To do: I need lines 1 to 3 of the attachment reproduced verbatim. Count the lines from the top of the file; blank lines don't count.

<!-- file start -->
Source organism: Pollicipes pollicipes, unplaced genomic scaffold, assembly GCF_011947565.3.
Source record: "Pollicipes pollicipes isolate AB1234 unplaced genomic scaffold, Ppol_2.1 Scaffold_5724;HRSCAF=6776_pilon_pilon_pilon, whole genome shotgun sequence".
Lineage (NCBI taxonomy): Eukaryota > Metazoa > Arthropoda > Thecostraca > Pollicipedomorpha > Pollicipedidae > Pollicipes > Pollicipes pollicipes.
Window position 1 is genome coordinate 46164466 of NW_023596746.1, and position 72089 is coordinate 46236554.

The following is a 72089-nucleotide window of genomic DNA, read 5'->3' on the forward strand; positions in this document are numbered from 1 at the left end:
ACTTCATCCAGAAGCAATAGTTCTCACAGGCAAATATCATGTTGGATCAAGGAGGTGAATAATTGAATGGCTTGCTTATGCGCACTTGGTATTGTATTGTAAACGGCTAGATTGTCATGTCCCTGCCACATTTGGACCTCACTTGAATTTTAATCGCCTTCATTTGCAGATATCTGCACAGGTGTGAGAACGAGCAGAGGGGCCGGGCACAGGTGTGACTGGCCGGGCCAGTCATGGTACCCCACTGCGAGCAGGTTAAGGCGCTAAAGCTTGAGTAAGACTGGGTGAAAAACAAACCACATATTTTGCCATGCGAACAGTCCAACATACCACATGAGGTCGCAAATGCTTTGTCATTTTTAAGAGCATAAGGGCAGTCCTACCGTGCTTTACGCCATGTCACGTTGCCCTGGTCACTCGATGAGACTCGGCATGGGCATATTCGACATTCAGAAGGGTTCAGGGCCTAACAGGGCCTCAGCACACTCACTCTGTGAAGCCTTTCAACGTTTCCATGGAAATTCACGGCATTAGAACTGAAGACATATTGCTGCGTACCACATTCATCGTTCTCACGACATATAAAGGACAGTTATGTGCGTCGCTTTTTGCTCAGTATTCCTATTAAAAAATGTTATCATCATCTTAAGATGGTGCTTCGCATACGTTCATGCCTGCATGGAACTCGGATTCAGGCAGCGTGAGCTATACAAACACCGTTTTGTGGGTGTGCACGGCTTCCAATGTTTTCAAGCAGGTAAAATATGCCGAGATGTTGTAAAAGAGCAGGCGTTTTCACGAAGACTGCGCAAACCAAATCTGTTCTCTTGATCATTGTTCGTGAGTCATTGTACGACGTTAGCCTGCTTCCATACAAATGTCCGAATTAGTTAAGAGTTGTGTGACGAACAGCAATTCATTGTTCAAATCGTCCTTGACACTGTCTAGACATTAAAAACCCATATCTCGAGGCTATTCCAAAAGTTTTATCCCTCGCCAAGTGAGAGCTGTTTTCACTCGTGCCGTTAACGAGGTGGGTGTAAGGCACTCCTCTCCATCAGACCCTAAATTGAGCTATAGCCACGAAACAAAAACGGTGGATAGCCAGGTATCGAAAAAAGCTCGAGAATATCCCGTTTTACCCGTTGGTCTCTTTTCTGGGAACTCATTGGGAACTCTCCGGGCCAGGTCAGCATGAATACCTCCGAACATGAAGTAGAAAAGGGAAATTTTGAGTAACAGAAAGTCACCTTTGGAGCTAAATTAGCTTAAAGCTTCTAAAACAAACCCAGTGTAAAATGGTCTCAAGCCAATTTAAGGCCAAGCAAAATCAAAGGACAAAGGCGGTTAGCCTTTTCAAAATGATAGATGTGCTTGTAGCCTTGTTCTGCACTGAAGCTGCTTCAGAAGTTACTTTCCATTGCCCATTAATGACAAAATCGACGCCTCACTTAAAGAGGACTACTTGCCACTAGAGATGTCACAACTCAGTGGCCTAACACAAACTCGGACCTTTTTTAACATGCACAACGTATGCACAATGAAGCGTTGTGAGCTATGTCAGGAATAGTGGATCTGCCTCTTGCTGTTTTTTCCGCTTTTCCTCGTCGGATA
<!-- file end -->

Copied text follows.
Source organism: Pollicipes pollicipes, unplaced genomic scaffold, assembly GCF_011947565.3.
Source record: "Pollicipes pollicipes isolate AB1234 unplaced genomic scaffold, Ppol_2.1 Scaffold_5724;HRSCAF=6776_pilon_pilon_pilon, whole genome shotgun sequence".
Lineage (NCBI taxonomy): Eukaryota > Metazoa > Arthropoda > Thecostraca > Pollicipedomorpha > Pollicipedidae > Pollicipes > Pollicipes pollicipes.